that some people have too hard a time facing the fact that babies die.  I guess they don’t want to look into the eyes of a mother who lost a baby too soon, because then they may have to actually face that reality.  I guess it’s much easier to not say anything, look away, or to say a quick hello and move on. 

I guess it’s easier to believe that these types of things happen to people we don’t know–and they would never have to deal with this painful reality face to face.  It’s much more pleasant to think that it could never happen with thier own pregnancy or their own baby.  Or their daughter, or sister.  It only happens to the other people.  It happens to the other people they don’t know and people who don’t live by them…..

Then once the “other person” IS somebody they know, or somebody who lives by them I guess they don’t know how to handle it. 

It’s really understandable.  I’ve never been in this position before either. 

Before last spring, I’d never even thought I would  hear such devastating news—that the child I was carrying would not live long, if he was born live at all.  I handled it the only way I knew how:  I cried.  and cried.  and cried. 

Before that day I’ve never had to find the strength to just make it through each day of my pregnancy, not knowing if that kick I just felt would be the last one I’d ever feel from my son. 

I’ve never had to pray for a miracle and plan for a funeral.  I never had to wonder if my baby would be born live or still.  I never had to talk to a funeral director or call a photographer to get “final” and only pictures of my child. 

I used to be the one who always felt blessed, knew that all would go well and that I’d have many sleepless nights ahead of me because of the diapers and crying……but now I would have sleepless nights coming to grips with the fact that Dekar was not with me and never would be again on this earth.  My sleepless nights were only filled with silence or the sounds of my own crying.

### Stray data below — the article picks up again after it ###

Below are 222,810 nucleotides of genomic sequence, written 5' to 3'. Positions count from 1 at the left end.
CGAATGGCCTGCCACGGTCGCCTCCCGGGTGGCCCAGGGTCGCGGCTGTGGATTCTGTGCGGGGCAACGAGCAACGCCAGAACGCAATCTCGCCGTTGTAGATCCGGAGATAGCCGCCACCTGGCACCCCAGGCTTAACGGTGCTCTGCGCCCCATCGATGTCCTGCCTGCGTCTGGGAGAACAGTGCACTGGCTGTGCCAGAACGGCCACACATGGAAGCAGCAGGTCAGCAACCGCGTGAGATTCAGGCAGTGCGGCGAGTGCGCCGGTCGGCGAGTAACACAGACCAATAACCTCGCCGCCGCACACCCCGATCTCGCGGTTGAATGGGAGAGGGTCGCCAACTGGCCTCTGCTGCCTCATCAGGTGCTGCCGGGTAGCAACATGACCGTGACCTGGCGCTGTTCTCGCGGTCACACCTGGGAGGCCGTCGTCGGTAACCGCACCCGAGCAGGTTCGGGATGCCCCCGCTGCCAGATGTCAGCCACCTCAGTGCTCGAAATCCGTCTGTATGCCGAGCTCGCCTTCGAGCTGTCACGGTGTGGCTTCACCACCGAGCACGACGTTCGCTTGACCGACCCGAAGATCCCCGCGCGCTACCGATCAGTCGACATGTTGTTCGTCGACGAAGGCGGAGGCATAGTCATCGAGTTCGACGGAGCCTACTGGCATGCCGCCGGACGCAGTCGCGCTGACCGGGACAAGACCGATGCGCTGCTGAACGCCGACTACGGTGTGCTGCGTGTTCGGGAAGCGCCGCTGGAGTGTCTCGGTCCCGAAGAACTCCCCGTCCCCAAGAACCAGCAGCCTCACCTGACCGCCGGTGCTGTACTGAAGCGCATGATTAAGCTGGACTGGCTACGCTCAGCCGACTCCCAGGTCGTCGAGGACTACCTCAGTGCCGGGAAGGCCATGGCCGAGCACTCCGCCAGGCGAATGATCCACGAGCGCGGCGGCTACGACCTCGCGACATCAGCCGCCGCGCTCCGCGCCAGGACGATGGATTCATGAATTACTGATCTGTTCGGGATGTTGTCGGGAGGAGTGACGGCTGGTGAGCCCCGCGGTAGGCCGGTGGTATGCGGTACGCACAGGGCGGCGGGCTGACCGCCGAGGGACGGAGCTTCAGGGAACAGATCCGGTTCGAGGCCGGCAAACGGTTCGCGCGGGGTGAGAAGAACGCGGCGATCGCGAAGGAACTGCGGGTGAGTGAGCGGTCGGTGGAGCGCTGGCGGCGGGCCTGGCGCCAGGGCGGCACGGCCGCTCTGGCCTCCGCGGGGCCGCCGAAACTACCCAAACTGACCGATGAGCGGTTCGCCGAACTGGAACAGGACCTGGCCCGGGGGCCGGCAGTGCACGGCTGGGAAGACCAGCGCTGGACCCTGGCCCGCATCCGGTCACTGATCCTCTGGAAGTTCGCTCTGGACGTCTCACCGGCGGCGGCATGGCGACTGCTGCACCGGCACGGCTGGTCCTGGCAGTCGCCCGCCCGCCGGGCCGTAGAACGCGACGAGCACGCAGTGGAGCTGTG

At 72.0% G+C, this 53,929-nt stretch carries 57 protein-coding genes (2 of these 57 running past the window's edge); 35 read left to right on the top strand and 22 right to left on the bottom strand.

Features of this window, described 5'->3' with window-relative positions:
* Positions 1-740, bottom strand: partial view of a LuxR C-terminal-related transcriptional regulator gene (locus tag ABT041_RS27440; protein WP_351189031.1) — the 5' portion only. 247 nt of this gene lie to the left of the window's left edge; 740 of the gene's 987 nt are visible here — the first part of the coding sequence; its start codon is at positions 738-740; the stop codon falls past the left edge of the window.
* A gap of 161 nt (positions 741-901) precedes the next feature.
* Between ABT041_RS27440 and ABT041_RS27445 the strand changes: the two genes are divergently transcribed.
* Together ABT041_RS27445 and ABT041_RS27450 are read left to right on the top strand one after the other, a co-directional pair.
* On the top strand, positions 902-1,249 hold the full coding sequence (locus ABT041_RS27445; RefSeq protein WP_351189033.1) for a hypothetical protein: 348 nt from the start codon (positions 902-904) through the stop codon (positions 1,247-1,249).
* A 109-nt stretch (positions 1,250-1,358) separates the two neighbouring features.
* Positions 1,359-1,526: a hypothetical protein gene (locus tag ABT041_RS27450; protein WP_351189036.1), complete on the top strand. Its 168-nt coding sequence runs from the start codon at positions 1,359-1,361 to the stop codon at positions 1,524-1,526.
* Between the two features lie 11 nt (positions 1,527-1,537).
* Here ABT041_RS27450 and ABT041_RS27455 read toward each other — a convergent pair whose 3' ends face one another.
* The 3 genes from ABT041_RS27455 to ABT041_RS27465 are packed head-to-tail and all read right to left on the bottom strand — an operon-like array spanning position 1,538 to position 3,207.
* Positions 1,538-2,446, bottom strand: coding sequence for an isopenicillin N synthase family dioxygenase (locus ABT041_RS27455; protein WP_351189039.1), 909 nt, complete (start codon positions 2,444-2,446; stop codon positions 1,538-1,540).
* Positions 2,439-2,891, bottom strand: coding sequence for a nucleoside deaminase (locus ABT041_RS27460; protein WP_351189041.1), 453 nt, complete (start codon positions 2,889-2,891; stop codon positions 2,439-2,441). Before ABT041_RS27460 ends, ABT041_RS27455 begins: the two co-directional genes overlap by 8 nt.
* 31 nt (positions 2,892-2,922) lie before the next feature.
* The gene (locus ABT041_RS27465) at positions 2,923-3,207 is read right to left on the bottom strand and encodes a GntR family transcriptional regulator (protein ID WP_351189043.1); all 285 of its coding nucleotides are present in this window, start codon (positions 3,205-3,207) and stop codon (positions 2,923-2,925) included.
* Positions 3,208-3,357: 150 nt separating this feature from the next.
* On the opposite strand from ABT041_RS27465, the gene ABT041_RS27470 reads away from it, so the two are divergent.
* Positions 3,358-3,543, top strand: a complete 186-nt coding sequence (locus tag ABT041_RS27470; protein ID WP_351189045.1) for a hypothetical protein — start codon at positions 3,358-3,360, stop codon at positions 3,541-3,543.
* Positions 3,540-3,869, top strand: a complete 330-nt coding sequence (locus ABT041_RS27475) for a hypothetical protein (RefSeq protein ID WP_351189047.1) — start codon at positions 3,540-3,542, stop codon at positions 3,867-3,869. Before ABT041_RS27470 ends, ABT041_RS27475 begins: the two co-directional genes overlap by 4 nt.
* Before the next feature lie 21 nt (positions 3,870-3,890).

There was no way to practice for the position I was all of a sudden placed in.   There was no rule book to follow and no way to know how I would make it through each day.  I didn’t know what I was suppose to do or how I was to act.  So, I wrapped myself fully into the roll of being Dekar’s mother. 

After all, that part didn’t change.  I was still Dekar’s mother.

I was celebrating each movement, yet already grieving the loss that was already in the depth of my heart.

While the other pregnant ladies anticipated their baby showers and decorated their nursery, I was deciding between cremation or burial and picking out what would be Dekar’s first and final outfit.  

Instead of arranging our house for another little person, I was praying that I’d be able to bring home Dekar, even for only one day.

I’ve never had a baby die in my arms before Dekar.  I’ve never had to watch my children and husband cry for the little life that was lost before our eyes. 

And I’ve never had to face people who say nothing about the loss of my son.  

And this is one thing that I don’t know what to do with. 

I have no idea. 

All I know that I can do is bless God that these people have never had to do the things that I did last year.  I hope they never will.

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